Zamac 2014 Chevrolet SS

I recently found the Zamac version of the 2014 Hot Wheels Chevrolet SS – one that I wasn’t lucky enough to find in stores when it first came out – at the Village Flea Market. The casting represents a GM-manufactured, Brazilian Impala/Opel hybrid called the Opala. I have the dark blue version from 2014, as well as the 2012 first release and a sweet 2013 variation with racing graphics.

IMG_8221IMG_8227BFG77 | 2014 HW Workshop #199 | Chevrolet SS (Opala) | zamac with blue, light blue and black trim | 5SP | 1:64

I do not have the Treasure Hunt version that came out in 2014, and I just noticed hobbyDB is showing a pearl yellow version that is exclusive to 2016 multipacks. Now you know what I’ll be looking for next.


Lesney Matchbox Major Pack 7

In the box of cars I acquired from RR, I found this lonely Lesney Matchbox trailer. I knew right away I had to find a mate for it, after all, how much fun is a trailer without something to tow it behind?

IMG_8117 IMG_8118

A little research told me what I needed to find, and eBay offered a few possibilities. I settled on this cab from a lot of 3. The gray plastic wheels match the trailer, the well-worn condition fits with most of my other Lesney-era toys, and I really like the other two models in the lot (which you will see in a future post).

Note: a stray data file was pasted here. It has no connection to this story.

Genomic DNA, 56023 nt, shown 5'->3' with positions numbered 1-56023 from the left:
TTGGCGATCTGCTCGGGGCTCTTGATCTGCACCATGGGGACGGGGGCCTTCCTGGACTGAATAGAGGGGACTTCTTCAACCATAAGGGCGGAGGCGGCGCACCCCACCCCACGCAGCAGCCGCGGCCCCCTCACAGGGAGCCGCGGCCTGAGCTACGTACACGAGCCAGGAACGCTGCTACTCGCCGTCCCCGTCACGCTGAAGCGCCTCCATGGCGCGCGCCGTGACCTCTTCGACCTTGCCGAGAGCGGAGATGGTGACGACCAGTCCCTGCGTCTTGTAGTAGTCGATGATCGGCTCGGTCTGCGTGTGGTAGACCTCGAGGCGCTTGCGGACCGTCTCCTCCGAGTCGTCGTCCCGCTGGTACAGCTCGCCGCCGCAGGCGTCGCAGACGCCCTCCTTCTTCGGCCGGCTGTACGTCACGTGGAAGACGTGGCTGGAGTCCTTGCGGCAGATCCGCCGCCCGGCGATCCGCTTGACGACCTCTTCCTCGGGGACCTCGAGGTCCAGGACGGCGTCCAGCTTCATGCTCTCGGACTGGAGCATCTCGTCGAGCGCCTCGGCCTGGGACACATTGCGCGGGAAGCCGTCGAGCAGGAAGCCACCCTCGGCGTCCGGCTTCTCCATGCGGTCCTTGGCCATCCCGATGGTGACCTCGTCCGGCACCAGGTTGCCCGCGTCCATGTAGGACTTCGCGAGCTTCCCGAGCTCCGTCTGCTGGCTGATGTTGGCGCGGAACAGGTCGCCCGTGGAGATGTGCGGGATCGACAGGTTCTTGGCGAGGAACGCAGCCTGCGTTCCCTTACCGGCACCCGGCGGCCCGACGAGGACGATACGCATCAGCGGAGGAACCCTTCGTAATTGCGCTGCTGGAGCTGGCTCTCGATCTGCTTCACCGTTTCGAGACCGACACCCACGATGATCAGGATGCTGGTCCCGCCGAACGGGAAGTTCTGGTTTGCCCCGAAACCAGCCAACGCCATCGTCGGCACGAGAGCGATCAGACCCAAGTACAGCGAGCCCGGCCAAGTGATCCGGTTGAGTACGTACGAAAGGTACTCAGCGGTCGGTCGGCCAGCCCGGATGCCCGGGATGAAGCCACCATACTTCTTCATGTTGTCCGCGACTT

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The Major Pack #7 first came out in 1960 with the Thames Trader cab towing the Jennings Cattle Truck. There are some variations in the trailer casting and the color of the plastic ramp (missing from mine) and some versions have black plastic wheels. Personally I think my reunited pair is greater than the sum of its parts.

IMG_8121 IMG_81221960 | Major Pack M7 | #7 Thames Trader cab & Jennings Cattle Truck | red cab with tan trailer | gray wheels

2016 HW Art Cars ’65 Chevy Impala

On top of each of the elaborately-decorated 2016 Hot Wheels Art Cars, you will find a letter of the alphabet. If you collect all of the cars in the series, you can line them up side-by-side to spell a secret message. I was thinking the message was “HW Art Cars” but with 10 cars in the series, that doesn’t work out quite right. Well, I don’t plan to collect all 10 cars so I may never know what it spells, but I do like the intricate Maori tattoo-like pattern on this ’65 Chevy Impala.

IMG_8223IMG_8226DHR84 | 2016 HW Art Cars | ’65 Chevy Impala | white with black trim | gold chrome and black OH5

Update: I also picked up the red version. I recently read in the Hot Wheels Newsletter that there is a hard to spot wheel variation: “Both have pr5 wheels the common version is all chrome rainbow wheels and the short run has a rainbow lip.” I think mine is the rainbow lip.

img_9198 img_9215DHX64 | 2016 HW Art Cars | ’65 Chevy Impala | red with black trim | chrome and black PR5 (rainbow lip?)

I have a number of Hot Wheels ’65 Impalas in my collection, some of which you can see here, here and here.

One Man’s Junk …